The age of emancipation in the state of Colorado is 19 years. That is when child support ends and obligations are extinguished. The obligor doesn’t even have to file a motion to have the child support obligation ended once the child attains 19 years of age.
That said, there are circumstances that may necessitate shortening or lengthening of this period in Colorado. Modifications to child support may also be made if there are noteworthy changes in circumstances. For instance if the child is still in high school by the time they are 19, the obligor will be required to continue making payments until the child’s 21st birthday or when they graduate, whichever comes first.
You may also be obliged to continue paying child support past the child’s 19th birthday if they are mentally or physically challenged and unable to care for themselves. A child may also be entitled to support if they drop out of school without graduate then reenroll before they reach 21 years of age. Attorney Douglas Thomas can help give you a clearer insight into emancipation and what the changing circumstances in your child’s life mean.
In some instances, child support termination may happen before the child turns 19 or finishes high school. These include when both parents submit a written agreement showing that the child is emancipated. Early emancipation may also occur when the child joins the military or when they become financially independent of their parents.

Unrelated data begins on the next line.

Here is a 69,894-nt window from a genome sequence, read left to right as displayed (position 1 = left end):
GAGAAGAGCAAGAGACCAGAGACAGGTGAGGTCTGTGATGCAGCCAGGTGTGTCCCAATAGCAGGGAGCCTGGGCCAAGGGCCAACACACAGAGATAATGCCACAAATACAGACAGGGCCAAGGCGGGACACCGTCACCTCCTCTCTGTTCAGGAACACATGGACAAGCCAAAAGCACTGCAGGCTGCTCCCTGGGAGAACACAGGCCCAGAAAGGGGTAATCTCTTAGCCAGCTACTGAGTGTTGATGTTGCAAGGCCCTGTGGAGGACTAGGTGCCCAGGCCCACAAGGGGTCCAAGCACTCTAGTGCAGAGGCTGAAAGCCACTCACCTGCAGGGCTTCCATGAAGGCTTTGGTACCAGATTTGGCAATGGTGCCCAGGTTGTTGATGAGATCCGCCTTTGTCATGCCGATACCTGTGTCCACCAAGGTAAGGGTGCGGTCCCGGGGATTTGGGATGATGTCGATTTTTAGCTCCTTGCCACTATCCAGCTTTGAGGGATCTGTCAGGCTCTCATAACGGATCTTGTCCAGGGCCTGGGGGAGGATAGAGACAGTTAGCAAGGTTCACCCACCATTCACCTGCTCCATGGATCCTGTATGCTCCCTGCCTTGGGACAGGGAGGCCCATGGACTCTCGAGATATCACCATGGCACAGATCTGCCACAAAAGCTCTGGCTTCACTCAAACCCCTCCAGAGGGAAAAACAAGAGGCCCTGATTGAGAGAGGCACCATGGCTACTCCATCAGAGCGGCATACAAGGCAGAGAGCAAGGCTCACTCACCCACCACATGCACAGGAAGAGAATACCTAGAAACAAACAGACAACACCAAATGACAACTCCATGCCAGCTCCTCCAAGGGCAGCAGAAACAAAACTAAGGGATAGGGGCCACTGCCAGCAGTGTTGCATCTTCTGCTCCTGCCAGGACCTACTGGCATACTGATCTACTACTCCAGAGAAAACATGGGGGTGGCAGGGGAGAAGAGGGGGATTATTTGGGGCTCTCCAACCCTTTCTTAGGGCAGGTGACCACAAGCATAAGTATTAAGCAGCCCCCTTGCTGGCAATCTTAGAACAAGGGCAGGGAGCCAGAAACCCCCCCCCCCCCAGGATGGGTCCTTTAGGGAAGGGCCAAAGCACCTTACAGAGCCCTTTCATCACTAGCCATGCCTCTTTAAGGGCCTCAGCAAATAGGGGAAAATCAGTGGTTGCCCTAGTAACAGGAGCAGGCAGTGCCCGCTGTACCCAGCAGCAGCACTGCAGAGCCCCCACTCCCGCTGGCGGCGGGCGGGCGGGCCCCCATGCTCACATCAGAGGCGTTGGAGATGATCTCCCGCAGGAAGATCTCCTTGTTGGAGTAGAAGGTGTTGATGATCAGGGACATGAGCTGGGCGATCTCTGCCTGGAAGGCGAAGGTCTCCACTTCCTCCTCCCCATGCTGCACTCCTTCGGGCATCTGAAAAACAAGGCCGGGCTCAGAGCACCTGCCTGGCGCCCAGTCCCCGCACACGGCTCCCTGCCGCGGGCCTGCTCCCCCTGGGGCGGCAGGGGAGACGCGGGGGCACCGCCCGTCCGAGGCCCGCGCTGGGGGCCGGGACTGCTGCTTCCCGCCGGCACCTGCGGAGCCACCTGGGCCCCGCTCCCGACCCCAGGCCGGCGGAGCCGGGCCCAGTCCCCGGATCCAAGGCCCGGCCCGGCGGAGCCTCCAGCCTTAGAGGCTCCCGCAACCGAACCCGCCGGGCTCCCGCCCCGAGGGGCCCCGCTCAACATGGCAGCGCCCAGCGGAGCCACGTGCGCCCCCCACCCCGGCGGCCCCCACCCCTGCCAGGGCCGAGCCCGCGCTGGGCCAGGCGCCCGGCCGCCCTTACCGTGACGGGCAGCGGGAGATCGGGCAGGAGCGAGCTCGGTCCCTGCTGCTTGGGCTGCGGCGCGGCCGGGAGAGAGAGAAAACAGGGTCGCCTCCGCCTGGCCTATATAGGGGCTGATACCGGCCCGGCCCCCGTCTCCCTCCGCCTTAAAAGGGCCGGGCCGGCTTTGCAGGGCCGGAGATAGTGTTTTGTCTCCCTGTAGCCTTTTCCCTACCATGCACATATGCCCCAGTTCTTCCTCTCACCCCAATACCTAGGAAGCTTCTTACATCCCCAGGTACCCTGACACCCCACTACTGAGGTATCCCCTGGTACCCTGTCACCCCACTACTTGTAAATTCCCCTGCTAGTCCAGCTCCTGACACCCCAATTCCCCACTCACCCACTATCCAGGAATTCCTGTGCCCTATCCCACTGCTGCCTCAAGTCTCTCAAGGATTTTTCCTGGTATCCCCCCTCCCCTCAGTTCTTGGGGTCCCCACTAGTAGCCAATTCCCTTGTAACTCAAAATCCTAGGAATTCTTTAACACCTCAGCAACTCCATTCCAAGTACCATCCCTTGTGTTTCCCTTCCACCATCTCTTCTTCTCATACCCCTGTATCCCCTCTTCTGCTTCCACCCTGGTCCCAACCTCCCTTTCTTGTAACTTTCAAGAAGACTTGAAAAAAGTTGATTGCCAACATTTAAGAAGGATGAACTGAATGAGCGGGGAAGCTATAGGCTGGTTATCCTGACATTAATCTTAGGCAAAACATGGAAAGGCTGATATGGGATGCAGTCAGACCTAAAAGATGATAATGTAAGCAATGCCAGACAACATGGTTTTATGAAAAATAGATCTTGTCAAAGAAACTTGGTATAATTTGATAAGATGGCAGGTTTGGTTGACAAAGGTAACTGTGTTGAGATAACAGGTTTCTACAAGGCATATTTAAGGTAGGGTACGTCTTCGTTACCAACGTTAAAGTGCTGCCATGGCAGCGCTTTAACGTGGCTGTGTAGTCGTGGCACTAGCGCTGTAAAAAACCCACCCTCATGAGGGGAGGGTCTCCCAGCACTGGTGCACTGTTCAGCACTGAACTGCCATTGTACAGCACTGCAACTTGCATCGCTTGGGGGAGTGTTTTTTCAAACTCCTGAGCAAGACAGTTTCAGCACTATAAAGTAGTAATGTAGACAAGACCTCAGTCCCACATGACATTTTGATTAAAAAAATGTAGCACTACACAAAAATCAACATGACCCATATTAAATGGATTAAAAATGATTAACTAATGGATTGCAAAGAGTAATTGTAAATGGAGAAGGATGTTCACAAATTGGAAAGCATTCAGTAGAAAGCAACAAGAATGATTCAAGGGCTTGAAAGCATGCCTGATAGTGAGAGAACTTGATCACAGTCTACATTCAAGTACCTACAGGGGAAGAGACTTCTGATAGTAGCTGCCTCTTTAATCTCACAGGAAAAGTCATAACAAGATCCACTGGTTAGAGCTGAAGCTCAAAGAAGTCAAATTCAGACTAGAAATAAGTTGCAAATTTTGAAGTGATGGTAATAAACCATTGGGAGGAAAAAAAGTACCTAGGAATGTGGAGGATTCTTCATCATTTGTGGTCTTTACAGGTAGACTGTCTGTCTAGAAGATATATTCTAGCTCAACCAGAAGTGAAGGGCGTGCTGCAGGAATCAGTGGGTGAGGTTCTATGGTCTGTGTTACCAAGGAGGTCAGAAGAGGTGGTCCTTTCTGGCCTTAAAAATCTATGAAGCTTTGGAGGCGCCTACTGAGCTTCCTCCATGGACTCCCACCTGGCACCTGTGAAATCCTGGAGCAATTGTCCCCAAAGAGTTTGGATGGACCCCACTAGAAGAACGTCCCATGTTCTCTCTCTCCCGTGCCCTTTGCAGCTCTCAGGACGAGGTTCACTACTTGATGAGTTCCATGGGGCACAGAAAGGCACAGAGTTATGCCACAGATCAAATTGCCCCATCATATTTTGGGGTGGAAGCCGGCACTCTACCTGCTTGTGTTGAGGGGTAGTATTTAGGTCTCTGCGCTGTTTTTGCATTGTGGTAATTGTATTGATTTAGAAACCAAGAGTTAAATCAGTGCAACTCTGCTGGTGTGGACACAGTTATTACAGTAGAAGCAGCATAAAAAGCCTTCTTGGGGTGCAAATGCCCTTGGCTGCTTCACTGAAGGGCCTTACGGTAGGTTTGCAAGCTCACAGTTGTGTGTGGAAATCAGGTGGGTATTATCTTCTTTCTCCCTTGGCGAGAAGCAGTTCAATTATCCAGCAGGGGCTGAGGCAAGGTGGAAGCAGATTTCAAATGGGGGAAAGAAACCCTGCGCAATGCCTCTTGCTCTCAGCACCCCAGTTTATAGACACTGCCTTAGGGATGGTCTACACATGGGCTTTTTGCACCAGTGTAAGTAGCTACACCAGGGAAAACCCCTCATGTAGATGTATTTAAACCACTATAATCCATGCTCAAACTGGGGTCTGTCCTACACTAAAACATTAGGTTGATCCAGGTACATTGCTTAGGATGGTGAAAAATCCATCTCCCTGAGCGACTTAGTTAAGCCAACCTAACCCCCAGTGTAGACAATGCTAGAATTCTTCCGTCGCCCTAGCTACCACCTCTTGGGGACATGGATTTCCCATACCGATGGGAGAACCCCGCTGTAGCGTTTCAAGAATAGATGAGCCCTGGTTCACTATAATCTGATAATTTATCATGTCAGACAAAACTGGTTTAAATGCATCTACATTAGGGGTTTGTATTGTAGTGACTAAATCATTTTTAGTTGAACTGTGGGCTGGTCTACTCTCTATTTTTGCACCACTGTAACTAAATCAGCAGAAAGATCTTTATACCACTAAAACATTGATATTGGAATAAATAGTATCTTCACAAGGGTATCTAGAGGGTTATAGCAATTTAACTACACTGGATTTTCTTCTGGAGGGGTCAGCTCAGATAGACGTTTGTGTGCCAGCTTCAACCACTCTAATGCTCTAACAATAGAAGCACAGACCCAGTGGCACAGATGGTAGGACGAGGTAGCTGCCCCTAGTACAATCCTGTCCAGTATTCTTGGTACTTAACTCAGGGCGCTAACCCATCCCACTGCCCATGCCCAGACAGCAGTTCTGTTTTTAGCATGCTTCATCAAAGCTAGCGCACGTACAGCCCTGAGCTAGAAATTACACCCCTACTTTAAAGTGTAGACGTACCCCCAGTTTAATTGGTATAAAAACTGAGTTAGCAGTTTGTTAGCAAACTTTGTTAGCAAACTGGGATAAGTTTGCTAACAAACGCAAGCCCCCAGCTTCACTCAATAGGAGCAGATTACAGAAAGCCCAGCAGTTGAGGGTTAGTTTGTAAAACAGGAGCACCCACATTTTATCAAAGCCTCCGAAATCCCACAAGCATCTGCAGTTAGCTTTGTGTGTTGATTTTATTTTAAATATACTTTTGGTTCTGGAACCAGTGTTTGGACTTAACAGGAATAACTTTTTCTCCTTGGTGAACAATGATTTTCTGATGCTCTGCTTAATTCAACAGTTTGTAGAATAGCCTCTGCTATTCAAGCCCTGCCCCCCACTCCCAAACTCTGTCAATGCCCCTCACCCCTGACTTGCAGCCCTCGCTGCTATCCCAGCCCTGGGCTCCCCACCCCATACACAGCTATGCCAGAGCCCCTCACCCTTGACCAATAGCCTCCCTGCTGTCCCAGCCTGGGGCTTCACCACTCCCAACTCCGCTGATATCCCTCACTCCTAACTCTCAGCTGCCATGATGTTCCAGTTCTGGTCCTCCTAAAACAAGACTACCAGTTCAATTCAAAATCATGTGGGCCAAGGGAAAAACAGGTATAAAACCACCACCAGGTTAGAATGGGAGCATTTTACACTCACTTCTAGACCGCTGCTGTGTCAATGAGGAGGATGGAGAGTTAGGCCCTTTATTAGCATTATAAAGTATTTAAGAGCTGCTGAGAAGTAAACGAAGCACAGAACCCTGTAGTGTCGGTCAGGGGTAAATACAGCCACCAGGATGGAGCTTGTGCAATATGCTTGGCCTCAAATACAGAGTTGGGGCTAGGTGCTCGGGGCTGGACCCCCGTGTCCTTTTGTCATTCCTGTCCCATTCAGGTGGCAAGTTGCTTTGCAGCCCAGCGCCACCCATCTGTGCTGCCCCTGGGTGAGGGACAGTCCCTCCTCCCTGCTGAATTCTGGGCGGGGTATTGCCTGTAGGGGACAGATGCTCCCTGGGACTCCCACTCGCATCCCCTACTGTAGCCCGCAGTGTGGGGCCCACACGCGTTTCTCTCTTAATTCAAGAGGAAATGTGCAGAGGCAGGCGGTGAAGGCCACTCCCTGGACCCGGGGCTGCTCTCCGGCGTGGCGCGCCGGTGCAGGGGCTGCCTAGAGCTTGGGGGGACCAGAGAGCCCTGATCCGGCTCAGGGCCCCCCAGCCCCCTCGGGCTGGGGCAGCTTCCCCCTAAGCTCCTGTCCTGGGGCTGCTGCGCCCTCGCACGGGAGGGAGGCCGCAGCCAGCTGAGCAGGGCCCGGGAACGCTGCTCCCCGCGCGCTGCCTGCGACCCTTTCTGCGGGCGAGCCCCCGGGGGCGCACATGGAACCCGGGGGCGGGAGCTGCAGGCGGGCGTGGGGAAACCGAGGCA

A child may also be automatically emancipated if they are above 16 years and get in a marriage. Child support can however be reinstated if the marriage is dissolved, declared invalid, or annulled before the child emancipates or turns 19.
Child support termination when more than one child is involved
You could be forgiven to think that child support responsibilities are separate for each of your children living with your ex-partner. Well, Colorado laws are a bit absurd when this is the case. If a child turns 19 or finishes high school or a similar program before turning 21 and they have younger siblings who are all dependent on that one child support order, you may be obliged to continue making the same amount of payments unless you file a motion.
If a motion is not filed, termination will only occur when the youngest of the siblings turns 19 or otherwise emancipates. Motions filed in this should point out the change of circumstance and ask for a cutback on child support due to a reduction in the number of children requiring monetary support. Note that there is no backdating of excessive payments made. Modifications take effect the month after the motion is approved.
If the obligor dies
The notion that child support automatically terminates with the death of the paying parent is wrong and misleading. Child support duties survive death in virtually all states in the country. Should a parent die before emancipation of the child, the deceased’s estate will likely cover the responsibilities. Standing obligations where the paying parent has died are in most cases in Denver paid for by taking out the life insurance of the deceased.